Young pastors today are often cool, impressive, and popular. But the pastoral ministry that has borne eternal fruit down through the centuries has been something deeper, grander and more resilient. The apostle Paul expressed it when he wrote, “I rejoice in my sufferings for your sake” (Col. 1:24).
Paul was not cool. He had something better. Into his pastoral ministry flowed two divine powers: suffering and rejoicing.
It’s not enough that we pastors today suffer as Paul did. We must suffer without self-pity, resentment, and murmuring, but with rejoicing. Then we advance the gospel. How could it be otherwise? We represent the One who, for the joy set before him, endured the cross (Heb. 12:2).
As a young pastor, I entered the ministry prepared for the rejoicing but not for the suffering. When the inevitable buffetings and sorrows came, especially in the form of rejection, I thought, I don’t deserve this. Maybe you’ve thought that, too. And while it is a valid thought, it is not profound.
As the Lord led me further along, the following verses, like so many throughout Scripture, became more meaningful to me:
I am sending you out as lambs in the midst of wolves. (Luke 10:3)
Whoever kills you will think he is offering service to God. (John 16:2)
I have been crucified with Christ. (Gal. 2:20)
Do not be surprised at the fiery trial. (1 Pet. 4:12)
I am filling up what is lacking in Christ’s afflictions for the sake of his body, that is, the church. (Col. 1:24).
The Lord did not recruit us pastors on false pretenses. He told us what to expect. We will suffer, for his sake. But for that very reason, because it is for him, our sufferings are a grace, a privilege, an honor he is giving us. We are following him down a path already stained with his priceless blood. When we realize this, a second thought breaks upon us: I really don’t deserve this. And that is profound, and it leads to profound rejoicing.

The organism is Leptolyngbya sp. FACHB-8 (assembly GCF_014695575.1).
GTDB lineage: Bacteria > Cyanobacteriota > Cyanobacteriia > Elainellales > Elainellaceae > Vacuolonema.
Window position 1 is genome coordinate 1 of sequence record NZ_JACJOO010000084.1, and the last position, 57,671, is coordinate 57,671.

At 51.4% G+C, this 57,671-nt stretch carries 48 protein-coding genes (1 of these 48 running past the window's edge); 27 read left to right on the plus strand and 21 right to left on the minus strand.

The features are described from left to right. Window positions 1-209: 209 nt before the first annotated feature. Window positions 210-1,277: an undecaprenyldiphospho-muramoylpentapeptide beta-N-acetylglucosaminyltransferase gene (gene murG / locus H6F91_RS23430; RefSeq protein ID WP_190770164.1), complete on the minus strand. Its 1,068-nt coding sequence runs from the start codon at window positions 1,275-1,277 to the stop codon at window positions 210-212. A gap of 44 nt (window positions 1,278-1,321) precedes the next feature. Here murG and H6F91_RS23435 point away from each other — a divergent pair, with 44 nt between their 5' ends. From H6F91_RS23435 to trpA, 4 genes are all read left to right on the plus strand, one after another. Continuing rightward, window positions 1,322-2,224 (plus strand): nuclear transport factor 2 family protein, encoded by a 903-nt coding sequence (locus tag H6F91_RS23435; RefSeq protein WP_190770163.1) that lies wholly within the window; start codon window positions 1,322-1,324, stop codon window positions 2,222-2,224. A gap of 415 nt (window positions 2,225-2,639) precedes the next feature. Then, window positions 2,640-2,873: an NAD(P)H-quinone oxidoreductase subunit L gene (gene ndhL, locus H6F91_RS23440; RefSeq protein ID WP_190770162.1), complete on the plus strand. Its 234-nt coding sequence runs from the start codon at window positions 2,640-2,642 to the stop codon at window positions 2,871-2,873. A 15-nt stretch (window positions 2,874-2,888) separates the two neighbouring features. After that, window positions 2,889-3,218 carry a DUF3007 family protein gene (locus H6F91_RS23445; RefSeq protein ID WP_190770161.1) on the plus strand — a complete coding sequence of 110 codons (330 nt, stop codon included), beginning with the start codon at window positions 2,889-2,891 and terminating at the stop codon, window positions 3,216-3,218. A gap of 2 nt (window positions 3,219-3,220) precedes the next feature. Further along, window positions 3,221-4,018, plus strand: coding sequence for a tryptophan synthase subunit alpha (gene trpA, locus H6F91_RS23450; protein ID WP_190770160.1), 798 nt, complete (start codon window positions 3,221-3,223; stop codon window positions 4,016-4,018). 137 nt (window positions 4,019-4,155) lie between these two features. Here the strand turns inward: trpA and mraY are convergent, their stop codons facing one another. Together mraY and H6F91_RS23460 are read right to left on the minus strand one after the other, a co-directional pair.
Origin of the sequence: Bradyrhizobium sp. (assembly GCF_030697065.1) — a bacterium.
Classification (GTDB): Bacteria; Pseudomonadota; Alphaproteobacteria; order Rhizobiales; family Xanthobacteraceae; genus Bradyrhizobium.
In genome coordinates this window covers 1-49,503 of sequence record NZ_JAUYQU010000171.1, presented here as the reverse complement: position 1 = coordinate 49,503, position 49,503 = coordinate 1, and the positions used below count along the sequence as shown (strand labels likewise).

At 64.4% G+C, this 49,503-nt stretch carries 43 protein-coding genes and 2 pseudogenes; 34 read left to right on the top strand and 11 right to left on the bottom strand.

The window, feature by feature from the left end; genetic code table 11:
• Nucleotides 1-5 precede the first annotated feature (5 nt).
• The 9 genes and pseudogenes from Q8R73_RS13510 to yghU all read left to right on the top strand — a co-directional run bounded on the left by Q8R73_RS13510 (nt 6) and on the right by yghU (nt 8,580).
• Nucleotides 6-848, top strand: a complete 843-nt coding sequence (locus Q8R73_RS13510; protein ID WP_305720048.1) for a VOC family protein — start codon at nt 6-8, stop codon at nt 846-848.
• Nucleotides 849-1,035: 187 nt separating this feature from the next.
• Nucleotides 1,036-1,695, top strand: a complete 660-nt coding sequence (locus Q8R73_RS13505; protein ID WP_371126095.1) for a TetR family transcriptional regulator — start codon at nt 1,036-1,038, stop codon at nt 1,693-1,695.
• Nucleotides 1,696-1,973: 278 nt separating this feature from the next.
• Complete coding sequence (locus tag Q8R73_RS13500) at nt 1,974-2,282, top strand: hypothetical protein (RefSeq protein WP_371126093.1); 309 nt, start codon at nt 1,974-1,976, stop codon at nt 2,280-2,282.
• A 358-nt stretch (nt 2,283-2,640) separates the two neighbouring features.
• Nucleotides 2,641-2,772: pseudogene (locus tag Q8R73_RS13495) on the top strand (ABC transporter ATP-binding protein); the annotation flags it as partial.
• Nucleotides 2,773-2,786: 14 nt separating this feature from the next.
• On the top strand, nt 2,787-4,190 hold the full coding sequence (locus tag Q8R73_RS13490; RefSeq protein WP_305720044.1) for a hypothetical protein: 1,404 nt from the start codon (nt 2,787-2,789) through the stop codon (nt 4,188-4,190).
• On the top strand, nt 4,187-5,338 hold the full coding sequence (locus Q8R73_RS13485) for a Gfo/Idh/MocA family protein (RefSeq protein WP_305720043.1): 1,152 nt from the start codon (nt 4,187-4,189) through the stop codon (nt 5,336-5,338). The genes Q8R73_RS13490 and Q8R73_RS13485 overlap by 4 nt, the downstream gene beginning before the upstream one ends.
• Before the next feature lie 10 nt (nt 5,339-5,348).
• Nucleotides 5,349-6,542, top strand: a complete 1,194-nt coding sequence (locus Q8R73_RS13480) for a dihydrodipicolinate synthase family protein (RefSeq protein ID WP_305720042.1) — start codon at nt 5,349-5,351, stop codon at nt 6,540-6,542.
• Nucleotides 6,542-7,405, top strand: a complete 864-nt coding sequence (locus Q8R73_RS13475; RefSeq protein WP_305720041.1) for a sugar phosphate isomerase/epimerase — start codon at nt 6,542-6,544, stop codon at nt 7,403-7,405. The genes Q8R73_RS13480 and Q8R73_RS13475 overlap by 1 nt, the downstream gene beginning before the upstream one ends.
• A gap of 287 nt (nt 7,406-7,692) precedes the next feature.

As a young pastor, I entered the ministry prepared for the rejoicing but not for the suffering.
The privilege of pastoral ministry is Jesus—serving Jesus, standing for Jesus, representing Jesus, laying down our lives for Jesus, and through it all knowing Jesus more deeply. As my dad, the best pastor I’ve ever seen, told me on his dying day, “Ministry isn’t everything. Jesus is.”
In 12 Faithful Men: Portraits of Courageous Endurance in Pastoral Ministry (Baker), Collin Hansen and Jeff Robinson have gathered together godly pastors from the past to tell us stories—true stories—of pastoral suffering, with rejoicing that bears fruit to last forever. We pastors of today can never say the Lord is asking too much of us. The pastors we read of in this new book proved that Jesus is worth it all, even to our hearts’ full rejoicing forever.